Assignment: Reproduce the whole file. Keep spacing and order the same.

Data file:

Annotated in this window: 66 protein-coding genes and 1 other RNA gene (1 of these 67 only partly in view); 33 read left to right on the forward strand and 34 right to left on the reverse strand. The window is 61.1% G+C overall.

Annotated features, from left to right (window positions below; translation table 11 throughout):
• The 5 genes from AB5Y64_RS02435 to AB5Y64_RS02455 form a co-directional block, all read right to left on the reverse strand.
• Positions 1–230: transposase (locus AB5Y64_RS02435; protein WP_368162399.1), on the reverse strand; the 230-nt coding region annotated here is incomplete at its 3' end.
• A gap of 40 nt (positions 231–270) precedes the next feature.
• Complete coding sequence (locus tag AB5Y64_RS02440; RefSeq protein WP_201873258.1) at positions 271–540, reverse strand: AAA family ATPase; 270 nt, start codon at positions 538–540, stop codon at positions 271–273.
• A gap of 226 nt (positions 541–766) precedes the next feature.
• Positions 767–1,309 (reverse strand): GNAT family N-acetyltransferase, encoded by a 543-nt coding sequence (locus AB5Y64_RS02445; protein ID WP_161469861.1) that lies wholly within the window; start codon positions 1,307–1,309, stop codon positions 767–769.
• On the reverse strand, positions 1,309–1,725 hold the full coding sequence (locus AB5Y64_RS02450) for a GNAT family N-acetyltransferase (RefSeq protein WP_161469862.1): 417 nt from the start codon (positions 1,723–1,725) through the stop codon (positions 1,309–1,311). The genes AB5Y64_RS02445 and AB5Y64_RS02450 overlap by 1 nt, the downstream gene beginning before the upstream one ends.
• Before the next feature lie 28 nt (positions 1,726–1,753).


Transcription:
Annotated in this window: 66 protein-coding genes and 1 other RNA gene (1 of these 67 only partly in view); 33 read left to right on the forward strand and 34 right to left on the reverse strand. The window is 61.1% G+C overall.

Annotated features, from left to right (window positions below; translation table 11 throughout):
• The 5 genes from AB5Y64_RS02435 to AB5Y64_RS02455 form a co-directional block, all read right to left on the reverse strand.
• Positions 1–230: transposase (locus AB5Y64_RS02435; protein WP_368162399.1), on the reverse strand; the 230-nt coding region annotated here is incomplete at its 3' end.
• A gap of 40 nt (positions 231–270) precedes the next feature.
• Complete coding sequence (locus tag AB5Y64_RS02440; RefSeq protein WP_201873258.1) at positions 271–540, reverse strand: AAA family ATPase; 270 nt, start codon at positions 538–540, stop codon at positions 271–273.
• A gap of 226 nt (positions 541–766) precedes the next feature.
• Positions 767–1,309 (reverse strand): GNAT family N-acetyltransferase, encoded by a 543-nt coding sequence (locus AB5Y64_RS02445; protein ID WP_161469861.1) that lies wholly within the window; start codon positions 1,307–1,309, stop codon positions 767–769.
• On the reverse strand, positions 1,309–1,725 hold the full coding sequence (locus AB5Y64_RS02450) for a GNAT family N-acetyltransferase (RefSeq protein WP_161469862.1): 417 nt from the start codon (positions 1,723–1,725) through the stop codon (positions 1,309–1,311). The genes AB5Y64_RS02445 and AB5Y64_RS02450 overlap by 1 nt, the downstream gene beginning before the upstream one ends.
• Before the next feature lie 28 nt (positions 1,726–1,753).